Commentary Magazine


Contentions

The Consequences of an Assad Victory

Now that we refer to the timeline of the Syrian civil war in years instead of days or months, it can be difficult to perceive singular turning points. But the reports coming today out of Homs Province on the battle over the strategic city of Qusayr seem to be describing just that. As the New York Times notes, the battle, which is pitting the Syrian government’s forces and Hezbollah against Syrian rebels, has resulted thus far in government control over more than half the city for the first time.

The importance of Qusayr can be gleaned from the Washington Post’s essential story from May 11 as well. “All [Assad’s forces] need now,” a Syrian analyst tells reporter Liz Sly, “is to hold the coast, Homs and Damascus, where the institutions of governance are.” The Assad regime has stabilized, and the portrait being painted now is one in which the outcome of the conflict is more likely than not to be a Syria with Bashar al-Assad still in power controlling most of the country except for some jihadist-run enclaves. But it would be a mistake to consider this a return to the status quo. In many ways, the perpetuation of current trends is going to yield a balance of power very different from the pre-war one.

If Assad does indeed retain power, it will bolster Iran’s influence in Syria and Lebanon because of the role played by the Iranian client Hezbollah. It will strengthen Iran’s hand in negotiations with the West, increase Iran’s threat to Israel, and encourage Iranian adventurism and expansionism thanks to President Obama’s penchant for lobbing empty threats. It will be more difficult to isolate Syria not only because of Iran’s increased influence across the region but because Russia will have taken a more public stance in support of the Assad regime. Additionally, if the U.S. plays any role in an armistice that leaves Assad in power the Obama administration will have endorsed Assad’s continued rule.

The other major difference between pre-war Syria and this vision of post-war Syria is the presence of Islamist extremists. Pre-war Syria was a police state with Assad firmly in control. There may have been jihadists there unconnected to the Assad regime, but not nearly to the extent there will be going forward. If the Post’s story is an accurate preview, post-war Syria will have jihadist carve-outs similar to Hezbollah’s center of control in south Lebanon. That will only further destabilize Lebanon and virtually assure some sustained low-level conflict in Syria even after an armistice is signed. (Ironically, it may bear some resemblance to Russia’s fight with Islamist extremists in the Caucasus.)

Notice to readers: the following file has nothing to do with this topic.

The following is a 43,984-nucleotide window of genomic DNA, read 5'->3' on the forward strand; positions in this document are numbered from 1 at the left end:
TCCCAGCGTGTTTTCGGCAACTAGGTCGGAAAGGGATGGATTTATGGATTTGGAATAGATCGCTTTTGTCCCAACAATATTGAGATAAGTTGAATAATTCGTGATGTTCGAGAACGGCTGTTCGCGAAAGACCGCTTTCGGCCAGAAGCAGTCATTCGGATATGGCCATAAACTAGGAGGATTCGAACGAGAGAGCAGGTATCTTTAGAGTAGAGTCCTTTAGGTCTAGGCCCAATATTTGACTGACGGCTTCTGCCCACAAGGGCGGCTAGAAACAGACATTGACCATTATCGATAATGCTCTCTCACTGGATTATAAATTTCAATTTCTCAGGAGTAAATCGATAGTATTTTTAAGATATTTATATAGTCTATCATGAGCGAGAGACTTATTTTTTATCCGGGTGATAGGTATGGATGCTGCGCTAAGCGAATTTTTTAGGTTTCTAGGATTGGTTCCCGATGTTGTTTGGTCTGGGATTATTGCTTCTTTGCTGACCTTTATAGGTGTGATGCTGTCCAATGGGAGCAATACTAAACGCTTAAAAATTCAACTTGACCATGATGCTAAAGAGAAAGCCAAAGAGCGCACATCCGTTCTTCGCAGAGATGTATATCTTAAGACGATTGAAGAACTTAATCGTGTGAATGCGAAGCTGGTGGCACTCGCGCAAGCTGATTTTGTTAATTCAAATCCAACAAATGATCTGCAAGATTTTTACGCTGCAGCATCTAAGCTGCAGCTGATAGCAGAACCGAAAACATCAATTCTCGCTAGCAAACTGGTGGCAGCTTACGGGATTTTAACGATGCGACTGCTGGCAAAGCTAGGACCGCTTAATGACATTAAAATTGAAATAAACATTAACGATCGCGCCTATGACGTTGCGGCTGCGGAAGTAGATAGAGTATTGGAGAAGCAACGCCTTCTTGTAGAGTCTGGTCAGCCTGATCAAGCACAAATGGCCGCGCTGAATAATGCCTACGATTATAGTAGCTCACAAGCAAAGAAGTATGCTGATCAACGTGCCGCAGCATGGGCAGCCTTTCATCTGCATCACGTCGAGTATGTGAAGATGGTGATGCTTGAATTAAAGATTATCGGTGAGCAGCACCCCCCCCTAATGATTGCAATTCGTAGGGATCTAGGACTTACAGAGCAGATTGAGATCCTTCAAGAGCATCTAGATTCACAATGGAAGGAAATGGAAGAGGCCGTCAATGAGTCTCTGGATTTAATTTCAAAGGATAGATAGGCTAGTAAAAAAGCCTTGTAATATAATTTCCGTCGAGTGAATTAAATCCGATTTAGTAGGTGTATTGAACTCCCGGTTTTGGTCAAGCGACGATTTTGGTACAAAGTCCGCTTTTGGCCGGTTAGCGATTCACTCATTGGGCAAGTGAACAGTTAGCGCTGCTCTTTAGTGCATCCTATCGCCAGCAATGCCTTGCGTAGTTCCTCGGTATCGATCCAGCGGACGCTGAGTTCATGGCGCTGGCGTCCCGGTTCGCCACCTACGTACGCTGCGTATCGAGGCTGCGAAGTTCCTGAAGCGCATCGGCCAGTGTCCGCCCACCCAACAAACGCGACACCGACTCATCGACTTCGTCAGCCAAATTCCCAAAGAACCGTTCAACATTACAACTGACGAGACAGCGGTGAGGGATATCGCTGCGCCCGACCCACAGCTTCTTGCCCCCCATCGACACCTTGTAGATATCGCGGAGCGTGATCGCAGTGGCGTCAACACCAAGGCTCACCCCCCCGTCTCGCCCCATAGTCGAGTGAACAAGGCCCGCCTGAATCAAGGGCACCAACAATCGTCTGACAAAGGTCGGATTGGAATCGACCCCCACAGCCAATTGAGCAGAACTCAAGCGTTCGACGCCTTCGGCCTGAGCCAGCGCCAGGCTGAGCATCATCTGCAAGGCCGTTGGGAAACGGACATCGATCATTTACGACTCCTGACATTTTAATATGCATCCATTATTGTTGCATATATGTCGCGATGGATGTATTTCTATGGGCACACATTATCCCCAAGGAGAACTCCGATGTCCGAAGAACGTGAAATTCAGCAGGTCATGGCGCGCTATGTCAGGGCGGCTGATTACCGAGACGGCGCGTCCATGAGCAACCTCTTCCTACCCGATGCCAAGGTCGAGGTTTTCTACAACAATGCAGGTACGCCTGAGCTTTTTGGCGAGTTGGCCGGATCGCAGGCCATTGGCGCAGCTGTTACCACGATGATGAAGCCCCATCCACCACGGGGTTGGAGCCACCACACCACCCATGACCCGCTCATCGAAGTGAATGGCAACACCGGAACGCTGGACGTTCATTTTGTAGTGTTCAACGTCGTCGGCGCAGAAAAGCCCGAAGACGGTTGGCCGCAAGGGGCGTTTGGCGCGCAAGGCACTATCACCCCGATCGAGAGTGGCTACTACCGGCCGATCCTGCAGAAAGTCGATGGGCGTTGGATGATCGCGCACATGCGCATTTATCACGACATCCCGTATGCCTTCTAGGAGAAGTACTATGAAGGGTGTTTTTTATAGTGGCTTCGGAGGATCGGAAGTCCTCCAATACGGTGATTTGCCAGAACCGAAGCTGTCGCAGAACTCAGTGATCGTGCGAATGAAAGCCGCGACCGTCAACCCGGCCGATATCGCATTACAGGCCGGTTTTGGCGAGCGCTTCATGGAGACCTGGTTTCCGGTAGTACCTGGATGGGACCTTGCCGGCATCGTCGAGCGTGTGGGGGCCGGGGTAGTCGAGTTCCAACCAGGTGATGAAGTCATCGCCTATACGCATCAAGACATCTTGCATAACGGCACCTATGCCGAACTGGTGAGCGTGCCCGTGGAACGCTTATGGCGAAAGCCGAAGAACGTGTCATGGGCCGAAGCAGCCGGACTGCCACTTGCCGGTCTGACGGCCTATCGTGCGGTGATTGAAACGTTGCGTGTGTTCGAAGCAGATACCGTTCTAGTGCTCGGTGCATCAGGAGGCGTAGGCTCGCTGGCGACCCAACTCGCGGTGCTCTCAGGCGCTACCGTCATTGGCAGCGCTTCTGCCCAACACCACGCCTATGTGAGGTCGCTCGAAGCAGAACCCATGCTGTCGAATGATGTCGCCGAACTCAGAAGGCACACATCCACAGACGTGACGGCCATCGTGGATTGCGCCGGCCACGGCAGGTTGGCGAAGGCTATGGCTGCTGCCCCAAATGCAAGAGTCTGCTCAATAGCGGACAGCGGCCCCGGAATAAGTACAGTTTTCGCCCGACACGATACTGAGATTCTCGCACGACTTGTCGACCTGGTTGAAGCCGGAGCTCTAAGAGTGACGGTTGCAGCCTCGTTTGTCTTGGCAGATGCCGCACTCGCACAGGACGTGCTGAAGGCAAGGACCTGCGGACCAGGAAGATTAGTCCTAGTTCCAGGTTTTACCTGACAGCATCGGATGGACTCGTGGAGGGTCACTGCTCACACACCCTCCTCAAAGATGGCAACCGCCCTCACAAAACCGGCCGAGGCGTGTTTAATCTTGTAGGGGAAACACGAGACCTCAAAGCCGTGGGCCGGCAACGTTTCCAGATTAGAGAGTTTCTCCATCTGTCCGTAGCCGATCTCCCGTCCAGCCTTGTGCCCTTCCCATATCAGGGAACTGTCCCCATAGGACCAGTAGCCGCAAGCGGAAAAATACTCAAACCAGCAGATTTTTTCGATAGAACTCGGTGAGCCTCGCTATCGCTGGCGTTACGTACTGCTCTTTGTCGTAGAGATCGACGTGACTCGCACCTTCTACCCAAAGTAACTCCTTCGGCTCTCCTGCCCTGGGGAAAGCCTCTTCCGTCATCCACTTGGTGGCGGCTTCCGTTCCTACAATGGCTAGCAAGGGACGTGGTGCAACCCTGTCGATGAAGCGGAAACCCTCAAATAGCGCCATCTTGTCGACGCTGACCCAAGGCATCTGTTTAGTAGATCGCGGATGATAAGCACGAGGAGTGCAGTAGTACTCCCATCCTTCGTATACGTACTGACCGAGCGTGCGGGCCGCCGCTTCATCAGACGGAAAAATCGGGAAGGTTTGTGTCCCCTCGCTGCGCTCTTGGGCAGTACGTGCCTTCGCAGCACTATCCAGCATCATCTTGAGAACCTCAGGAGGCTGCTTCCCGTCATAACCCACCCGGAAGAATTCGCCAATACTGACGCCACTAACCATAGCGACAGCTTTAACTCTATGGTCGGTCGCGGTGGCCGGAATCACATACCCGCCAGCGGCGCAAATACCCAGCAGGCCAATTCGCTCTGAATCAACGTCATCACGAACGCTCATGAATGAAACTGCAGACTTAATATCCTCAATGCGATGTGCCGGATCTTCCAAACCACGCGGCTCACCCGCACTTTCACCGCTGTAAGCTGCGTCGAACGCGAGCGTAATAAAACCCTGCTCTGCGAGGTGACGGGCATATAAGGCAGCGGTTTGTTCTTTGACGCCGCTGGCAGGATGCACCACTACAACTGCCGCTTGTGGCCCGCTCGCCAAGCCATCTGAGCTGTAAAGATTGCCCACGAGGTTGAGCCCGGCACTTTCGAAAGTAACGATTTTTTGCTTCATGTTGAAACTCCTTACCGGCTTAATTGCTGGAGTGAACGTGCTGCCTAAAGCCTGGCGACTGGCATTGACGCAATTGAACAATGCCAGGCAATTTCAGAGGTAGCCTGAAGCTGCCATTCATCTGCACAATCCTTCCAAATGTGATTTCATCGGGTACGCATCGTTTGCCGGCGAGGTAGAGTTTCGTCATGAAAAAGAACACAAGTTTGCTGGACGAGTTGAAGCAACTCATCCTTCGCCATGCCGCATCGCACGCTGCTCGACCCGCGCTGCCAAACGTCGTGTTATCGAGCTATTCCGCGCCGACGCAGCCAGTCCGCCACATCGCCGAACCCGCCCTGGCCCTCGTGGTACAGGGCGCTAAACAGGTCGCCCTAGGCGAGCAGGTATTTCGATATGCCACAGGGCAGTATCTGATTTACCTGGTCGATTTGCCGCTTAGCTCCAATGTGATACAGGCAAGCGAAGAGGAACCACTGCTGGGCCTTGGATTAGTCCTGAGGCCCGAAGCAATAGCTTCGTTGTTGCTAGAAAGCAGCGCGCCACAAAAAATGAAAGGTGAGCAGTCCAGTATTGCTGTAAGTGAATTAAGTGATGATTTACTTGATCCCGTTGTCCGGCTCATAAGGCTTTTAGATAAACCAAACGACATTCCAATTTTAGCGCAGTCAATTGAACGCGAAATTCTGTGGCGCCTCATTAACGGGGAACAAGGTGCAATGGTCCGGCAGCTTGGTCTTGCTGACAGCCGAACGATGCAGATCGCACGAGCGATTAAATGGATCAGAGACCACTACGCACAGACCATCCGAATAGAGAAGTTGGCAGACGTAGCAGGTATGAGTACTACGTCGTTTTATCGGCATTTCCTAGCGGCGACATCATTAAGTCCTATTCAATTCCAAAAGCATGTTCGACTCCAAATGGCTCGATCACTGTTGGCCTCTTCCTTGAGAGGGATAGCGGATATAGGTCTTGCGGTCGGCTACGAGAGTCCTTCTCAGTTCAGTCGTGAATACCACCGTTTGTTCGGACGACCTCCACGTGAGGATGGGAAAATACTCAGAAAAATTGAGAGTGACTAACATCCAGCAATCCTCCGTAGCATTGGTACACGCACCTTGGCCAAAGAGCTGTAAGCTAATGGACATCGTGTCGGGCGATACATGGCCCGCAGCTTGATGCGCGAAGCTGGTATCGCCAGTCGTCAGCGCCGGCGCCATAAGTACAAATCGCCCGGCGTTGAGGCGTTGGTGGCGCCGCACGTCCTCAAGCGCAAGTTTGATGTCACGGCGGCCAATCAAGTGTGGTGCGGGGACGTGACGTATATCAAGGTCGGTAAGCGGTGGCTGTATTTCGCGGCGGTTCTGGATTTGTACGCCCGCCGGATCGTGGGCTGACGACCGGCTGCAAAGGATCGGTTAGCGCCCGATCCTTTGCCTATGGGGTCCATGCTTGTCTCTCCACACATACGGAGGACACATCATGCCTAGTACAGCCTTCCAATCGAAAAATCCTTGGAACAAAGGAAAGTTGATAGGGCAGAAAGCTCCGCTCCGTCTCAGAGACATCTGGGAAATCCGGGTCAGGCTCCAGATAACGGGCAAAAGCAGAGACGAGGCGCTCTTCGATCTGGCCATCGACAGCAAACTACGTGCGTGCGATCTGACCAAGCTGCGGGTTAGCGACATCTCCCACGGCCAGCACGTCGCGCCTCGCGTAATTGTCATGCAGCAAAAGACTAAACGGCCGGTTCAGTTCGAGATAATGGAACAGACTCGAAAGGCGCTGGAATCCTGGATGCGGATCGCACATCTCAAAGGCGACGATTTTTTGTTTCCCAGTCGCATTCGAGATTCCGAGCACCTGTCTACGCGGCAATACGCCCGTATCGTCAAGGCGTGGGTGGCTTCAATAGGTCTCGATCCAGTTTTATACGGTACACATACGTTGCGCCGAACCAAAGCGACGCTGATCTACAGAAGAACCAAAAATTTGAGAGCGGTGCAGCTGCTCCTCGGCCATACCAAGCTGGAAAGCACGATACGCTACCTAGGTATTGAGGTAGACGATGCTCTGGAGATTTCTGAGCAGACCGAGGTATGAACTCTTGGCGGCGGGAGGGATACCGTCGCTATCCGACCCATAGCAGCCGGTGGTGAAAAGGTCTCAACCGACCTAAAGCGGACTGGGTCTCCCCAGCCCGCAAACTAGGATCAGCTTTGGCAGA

Strategically for the U.S., there is a difference between a jihadist safe haven in a country whose government cooperates with us to some extent, like Yemen or even Pakistan (the latter having the advantage of at least bordering on a state with U.S. troops–for now), and a jihadist safe haven operating out of a state like Syria. Such jihadists may be beyond the West’s reach, but they won’t be disconnected from Qatari cash. American strategists may think the Qatari link can stand in for our own, but the Qataris have been playing the U.S. and will continue to do so, and will now have a hand in influencing anti-Western extremists in Gaza, Syria, and, as the Wall Street Journal is reporting, Egypt’s Muslim Brotherhood government.

The Times report closes on this note:

Mr. Assad, according to people who have spoken with him, believes that reasserting his hold in the province is crucial to maintaining control of a string of population centers in western Syria, and eventually to military campaigns to retake rebel-held territory in the north and east. Many analysts say that it is unlikely that the government will be able to regain control of those areas, but that it could consolidate its grip on the west, leading to a de facto division of the country.

Such a division would collapse whatever nominal independence Lebanon has because the Assad regime, buoyed by its military alliance with Hezbollah, would control areas that border on Lebanon. It would give Syria renewed control over Lebanese territory and expand Hezbollah’s reach as well. That might be a fair trade for Assad, but it wouldn’t be for Western interests. If Assad loses territory in Syria’s north or east, those areas may become Islamist operating bases near American allies–Iraq and to some extent Jordan to the east and southeast, Turkey to the north. The latter is a NATO ally with a predilection for funding some Islamic terror groups while fighting others.

Turkey has threatened to invoke NATO’s common defense obligations during the Syrian civil war, but is more likely to join Qatar in funding the jihadists on its border, if only to co-opt them instead of fight them. The danger posed by a permanent, well-funded, battle-scarred jihadist presence near Jordan is quite obvious, though seemingly underappreciated by too many in the West. It may be too late for any resolution that does not leave Assad in power, but we should not delude ourselves into thinking such an outcome would simply turn back the clock to 2011.